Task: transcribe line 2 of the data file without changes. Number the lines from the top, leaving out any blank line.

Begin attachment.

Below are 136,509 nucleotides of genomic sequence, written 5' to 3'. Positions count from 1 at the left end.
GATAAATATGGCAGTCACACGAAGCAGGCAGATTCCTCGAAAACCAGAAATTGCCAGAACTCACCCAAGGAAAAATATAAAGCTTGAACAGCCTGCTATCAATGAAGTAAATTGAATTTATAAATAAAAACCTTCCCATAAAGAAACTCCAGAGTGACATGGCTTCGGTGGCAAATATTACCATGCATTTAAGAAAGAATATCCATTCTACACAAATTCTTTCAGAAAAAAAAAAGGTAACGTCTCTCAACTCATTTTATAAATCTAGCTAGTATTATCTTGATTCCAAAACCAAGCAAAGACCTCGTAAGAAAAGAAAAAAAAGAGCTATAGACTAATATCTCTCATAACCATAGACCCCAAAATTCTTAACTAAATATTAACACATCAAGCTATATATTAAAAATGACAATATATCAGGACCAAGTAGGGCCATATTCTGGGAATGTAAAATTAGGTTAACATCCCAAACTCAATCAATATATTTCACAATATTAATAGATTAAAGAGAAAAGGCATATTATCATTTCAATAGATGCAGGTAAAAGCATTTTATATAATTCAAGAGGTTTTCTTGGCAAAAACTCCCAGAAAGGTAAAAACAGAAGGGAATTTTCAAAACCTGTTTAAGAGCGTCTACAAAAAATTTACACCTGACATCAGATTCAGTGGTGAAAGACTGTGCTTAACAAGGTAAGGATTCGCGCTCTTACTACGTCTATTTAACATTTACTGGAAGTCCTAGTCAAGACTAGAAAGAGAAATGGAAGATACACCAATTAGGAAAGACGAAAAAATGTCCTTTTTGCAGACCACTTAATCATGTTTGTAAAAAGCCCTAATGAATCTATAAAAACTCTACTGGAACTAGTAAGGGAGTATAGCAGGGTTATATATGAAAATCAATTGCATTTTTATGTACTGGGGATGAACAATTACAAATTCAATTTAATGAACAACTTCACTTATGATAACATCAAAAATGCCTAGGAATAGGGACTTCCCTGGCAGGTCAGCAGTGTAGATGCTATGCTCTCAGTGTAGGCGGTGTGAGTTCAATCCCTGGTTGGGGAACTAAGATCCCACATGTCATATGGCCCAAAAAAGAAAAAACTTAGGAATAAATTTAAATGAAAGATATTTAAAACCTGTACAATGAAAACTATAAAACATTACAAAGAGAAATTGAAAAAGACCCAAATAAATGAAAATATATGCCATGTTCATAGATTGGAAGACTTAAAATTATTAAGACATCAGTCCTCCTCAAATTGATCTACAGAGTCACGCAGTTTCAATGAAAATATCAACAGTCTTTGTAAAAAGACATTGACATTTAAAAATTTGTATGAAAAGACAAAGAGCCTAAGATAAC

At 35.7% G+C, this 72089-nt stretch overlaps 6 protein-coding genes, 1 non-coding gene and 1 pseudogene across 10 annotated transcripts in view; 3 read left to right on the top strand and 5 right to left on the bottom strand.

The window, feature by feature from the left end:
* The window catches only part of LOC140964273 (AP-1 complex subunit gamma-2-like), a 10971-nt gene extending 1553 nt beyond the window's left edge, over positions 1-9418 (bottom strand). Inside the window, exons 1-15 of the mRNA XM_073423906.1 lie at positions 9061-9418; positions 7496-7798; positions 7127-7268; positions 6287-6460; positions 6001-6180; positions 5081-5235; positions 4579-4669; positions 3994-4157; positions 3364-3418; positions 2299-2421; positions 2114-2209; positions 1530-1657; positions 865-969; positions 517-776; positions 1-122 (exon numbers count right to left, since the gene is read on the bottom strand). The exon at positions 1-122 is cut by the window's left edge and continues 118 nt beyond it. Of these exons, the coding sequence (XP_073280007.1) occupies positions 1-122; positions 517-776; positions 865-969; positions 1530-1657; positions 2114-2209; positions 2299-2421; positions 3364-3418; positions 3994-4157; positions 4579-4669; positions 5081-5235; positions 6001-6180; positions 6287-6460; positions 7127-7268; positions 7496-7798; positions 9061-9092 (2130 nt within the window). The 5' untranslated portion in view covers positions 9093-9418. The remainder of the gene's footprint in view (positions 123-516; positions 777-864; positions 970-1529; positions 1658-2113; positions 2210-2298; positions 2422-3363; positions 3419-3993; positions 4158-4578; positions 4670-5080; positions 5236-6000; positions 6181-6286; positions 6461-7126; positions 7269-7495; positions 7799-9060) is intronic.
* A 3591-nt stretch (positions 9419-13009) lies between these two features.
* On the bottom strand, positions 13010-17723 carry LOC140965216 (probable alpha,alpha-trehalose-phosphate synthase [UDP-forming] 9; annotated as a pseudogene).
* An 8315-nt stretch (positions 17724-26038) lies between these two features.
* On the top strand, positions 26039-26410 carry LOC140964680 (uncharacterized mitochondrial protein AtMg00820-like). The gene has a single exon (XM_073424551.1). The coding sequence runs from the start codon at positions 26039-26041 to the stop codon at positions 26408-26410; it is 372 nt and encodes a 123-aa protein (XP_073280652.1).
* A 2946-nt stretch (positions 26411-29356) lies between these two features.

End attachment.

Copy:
GATAAATATGGCAGTCACACGAAGCAGGCAGATTCCTCGAAAACCAGAAATTGCCAGAACTCACCCAAGGAAAAATATAAAGCTTGAACAGCCTGCTATCAATGAAGTAAATTGAATTTATAAATAAAAACCTTCCCATAAAGAAACTCCAGAGTGACATGGCTTCGGTGGCAAATATTACCATGCATTTAAGAAAGAATATCCATTCTACACAAATTCTTTCAGAAAAAAAAAAGGTAACGTCTCTCAACTCATTTTATAAATCTAGCTAGTATTATCTTGATTCCAAAACCAAGCAAAGACCTCGTAAGAAAAGAAAAAAAAGAGCTATAGACTAATATCTCTCATAACCATAGACCCCAAAATTCTTAACTAAATATTAACACATCAAGCTATATATTAAAAATGACAATATATCAGGACCAAGTAGGGCCATATTCTGGGAATGTAAAATTAGGTTAACATCCCAAACTCAATCAATATATTTCACAATATTAATAGATTAAAGAGAAAAGGCATATTATCATTTCAATAGATGCAGGTAAAAGCATTTTATATAATTCAAGAGGTTTTCTTGGCAAAAACTCCCAGAAAGGTAAAAACAGAAGGGAATTTTCAAAACCTGTTTAAGAGCGTCTACAAAAAATTTACACCTGACATCAGATTCAGTGGTGAAAGACTGTGCTTAACAAGGTAAGGATTCGCGCTCTTACTACGTCTATTTAACATTTACTGGAAGTCCTAGTCAAGACTAGAAAGAGAAATGGAAGATACACCAATTAGGAAAGACGAAAAAATGTCCTTTTTGCAGACCACTTAATCATGTTTGTAAAAAGCCCTAATGAATCTATAAAAACTCTACTGGAACTAGTAAGGGAGTATAGCAGGGTTATATATGAAAATCAATTGCATTTTTATGTACTGGGGATGAACAATTACAAATTCAATTTAATGAACAACTTCACTTATGATAACATCAAAAATGCCTAGGAATAGGGACTTCCCTGGCAGGTCAGCAGTGTAGATGCTATGCTCTCAGTGTAGGCGGTGTGAGTTCAATCCCTGGTTGGGGAACTAAGATCCCACATGTCATATGGCCCAAAAAAGAAAAAACTTAGGAATAAATTTAAATGAAAGATATTTAAAACCTGTACAATGAAAACTATAAAACATTACAAAGAGAAATTGAAAAAGACCCAAATAAATGAAAATATATGCCATGTTCATAGATTGGAAGACTTAAAATTATTAAGACATCAGTCCTCCTCAAATTGATCTACAGAGTCACGCAGTTTCAATGAAAATATCAACAGTCTTTGTAAAAAGACATTGACATTTAAAAATTTGTATGAAAAGACAAAGAGCCTAAGATAAC